The UK government has revealed its plans for how it will overhaul and modernise its legacy back-end IT systems.
One of the big takeaways is that the government is looking to exit its large existing IT contracts with end-to-end providers and move to a model that takes advantage of individual components that are communicating through common APIs.
Ben Gummer MP, minister for the Cabinet Office and Paymaster General, cited public demand for a government that is more capable of doing what people want, whether that is simply filling in a form or trying to talk to someone on the phone.
Gummer said that government is more complex and wide-reaching than ever before and that it needs to serve people of all abilities, ages, genders, which is partly why, “government has been slow to use the transformative potential of digital technology to change the way it does business. It is at a double disadvantage, therefore: big and slow. In a world where people rightly expect the government to deliver public services effectively and at speed, that makes the challenge more daunting still,” said Gummer.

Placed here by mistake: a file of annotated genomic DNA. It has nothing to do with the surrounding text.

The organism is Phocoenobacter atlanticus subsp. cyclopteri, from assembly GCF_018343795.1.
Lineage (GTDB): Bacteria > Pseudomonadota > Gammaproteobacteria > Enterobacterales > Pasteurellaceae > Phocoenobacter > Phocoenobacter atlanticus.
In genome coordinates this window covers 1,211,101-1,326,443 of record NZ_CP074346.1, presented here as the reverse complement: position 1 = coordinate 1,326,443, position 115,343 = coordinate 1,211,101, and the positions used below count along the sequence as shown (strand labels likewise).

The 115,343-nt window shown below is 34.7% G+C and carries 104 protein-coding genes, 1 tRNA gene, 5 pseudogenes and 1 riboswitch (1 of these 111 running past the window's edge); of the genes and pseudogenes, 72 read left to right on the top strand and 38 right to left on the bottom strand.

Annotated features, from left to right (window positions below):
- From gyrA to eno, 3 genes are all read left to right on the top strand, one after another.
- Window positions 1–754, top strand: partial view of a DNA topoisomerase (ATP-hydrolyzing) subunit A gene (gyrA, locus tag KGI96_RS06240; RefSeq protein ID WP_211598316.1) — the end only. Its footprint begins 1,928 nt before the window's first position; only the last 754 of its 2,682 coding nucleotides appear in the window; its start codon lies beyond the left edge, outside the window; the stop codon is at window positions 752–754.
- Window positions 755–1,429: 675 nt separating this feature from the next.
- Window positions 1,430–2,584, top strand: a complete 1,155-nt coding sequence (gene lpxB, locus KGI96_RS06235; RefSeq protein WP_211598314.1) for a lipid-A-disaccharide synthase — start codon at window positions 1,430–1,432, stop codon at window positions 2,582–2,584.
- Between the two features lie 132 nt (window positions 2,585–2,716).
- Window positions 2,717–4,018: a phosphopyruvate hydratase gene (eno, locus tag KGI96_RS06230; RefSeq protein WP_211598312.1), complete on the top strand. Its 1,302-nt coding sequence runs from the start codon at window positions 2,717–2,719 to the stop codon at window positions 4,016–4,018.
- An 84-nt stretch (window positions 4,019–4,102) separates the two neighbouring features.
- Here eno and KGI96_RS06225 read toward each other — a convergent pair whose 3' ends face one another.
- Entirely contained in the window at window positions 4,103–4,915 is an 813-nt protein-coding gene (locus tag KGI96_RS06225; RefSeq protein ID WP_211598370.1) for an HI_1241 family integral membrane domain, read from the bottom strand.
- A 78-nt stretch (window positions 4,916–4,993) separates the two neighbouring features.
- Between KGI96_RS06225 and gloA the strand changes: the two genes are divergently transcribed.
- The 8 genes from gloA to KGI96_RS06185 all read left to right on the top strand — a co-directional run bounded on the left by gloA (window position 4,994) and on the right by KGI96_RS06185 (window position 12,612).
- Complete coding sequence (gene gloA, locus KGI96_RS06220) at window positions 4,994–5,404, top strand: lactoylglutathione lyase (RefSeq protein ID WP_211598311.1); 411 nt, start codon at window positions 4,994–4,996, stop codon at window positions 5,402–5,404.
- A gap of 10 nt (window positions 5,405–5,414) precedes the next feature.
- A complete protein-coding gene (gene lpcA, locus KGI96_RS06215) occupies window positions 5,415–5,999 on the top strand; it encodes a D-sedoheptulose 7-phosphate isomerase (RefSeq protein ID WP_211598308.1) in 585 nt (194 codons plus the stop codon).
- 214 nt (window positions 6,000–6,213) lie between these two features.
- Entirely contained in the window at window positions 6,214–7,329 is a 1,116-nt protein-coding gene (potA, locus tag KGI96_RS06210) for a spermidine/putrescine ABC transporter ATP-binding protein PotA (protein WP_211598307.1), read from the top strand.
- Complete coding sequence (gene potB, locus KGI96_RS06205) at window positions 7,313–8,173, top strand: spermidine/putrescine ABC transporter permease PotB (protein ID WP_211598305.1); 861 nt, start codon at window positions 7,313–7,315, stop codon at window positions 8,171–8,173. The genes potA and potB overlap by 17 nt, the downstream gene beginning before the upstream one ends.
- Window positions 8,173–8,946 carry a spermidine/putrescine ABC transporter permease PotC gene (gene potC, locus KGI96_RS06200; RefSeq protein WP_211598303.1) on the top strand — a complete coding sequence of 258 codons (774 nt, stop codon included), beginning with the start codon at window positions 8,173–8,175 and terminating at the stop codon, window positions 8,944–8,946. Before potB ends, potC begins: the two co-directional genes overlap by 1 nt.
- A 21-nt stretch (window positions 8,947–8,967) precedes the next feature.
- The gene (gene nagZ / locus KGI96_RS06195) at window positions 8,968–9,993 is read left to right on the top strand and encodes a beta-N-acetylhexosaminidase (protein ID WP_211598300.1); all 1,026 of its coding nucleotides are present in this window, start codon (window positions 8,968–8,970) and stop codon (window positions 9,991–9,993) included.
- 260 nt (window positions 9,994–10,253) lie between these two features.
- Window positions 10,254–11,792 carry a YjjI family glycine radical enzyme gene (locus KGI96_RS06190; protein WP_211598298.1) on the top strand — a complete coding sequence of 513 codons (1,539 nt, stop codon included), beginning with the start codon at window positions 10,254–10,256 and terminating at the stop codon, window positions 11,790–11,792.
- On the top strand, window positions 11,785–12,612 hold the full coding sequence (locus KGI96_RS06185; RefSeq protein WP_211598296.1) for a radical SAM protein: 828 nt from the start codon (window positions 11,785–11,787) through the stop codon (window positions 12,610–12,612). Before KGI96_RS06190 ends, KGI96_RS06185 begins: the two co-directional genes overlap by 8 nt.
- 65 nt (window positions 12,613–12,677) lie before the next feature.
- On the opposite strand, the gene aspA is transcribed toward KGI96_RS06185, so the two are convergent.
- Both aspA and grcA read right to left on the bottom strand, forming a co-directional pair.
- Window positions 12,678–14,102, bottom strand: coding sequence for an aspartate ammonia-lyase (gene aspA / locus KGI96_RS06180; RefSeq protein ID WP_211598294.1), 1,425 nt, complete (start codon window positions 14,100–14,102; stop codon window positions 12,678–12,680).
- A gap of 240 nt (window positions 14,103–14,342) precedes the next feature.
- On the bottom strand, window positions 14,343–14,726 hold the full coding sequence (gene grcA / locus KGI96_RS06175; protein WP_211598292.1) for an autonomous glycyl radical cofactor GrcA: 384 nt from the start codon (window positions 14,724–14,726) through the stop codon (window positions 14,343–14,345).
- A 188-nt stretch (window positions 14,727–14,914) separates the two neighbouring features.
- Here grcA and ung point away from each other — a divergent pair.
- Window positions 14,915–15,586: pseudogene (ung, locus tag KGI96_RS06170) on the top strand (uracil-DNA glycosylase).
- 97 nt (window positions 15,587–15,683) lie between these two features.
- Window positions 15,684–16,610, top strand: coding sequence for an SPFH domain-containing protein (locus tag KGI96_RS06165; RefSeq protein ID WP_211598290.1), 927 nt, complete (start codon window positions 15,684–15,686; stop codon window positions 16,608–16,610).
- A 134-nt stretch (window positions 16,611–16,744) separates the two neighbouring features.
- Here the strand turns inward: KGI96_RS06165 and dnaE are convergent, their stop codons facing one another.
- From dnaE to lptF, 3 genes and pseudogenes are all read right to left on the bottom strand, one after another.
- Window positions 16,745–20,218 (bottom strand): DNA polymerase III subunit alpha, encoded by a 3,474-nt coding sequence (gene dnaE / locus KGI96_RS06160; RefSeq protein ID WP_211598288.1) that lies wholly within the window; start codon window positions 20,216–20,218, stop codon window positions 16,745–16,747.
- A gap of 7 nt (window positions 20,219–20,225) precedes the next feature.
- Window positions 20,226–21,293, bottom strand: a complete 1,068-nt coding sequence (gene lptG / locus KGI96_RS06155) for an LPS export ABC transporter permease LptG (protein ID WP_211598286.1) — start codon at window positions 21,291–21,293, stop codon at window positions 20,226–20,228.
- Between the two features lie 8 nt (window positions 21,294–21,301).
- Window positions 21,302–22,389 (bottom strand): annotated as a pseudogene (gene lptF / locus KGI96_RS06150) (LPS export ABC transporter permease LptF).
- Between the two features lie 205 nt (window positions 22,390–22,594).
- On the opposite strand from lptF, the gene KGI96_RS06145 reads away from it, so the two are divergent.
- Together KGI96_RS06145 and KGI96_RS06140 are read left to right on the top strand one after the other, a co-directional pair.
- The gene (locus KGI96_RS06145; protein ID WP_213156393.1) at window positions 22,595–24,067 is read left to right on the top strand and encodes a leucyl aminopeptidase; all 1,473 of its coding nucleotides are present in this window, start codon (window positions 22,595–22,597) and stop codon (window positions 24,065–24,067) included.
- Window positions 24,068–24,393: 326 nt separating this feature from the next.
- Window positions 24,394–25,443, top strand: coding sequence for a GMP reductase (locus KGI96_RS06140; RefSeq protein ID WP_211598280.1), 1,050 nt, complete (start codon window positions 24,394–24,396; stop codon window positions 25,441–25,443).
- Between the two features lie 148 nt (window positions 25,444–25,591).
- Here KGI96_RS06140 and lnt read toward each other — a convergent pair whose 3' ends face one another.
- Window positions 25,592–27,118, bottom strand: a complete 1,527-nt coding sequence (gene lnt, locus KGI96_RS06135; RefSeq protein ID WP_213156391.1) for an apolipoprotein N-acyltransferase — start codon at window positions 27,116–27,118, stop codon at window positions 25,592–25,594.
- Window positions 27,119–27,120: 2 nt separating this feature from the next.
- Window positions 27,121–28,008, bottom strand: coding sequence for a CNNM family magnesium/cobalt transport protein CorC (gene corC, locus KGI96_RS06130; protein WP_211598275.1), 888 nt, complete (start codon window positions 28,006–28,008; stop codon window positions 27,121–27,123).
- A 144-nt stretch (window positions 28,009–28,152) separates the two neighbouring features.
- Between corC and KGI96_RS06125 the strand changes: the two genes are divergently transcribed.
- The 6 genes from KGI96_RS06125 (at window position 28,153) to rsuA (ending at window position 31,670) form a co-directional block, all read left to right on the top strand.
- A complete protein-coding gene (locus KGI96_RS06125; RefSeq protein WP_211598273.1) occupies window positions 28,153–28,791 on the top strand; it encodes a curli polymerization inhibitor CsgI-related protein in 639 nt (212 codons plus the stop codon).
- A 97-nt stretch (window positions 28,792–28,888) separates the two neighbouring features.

Basically what this means is that the government needs to change and to do it at both pace and scale according to Gummer.
Gummer said: “It is the most ambitious programme of change of any government anywhere in the world, by a government that has already done more to transform itself than any other.”
So what will the government actually be changing? Well firstly there is the plan to transform citizen-facing services, then there is the plan for full department transformation, and finally an internal government transformation.
Amid the lengthy document that is filled with all the things the government is already doing so well, is the aim by 2020 to design and deliver joined-up, end-to-end services, deliver major transformation programmes, and the idea to establish a whole-government approach to transformation.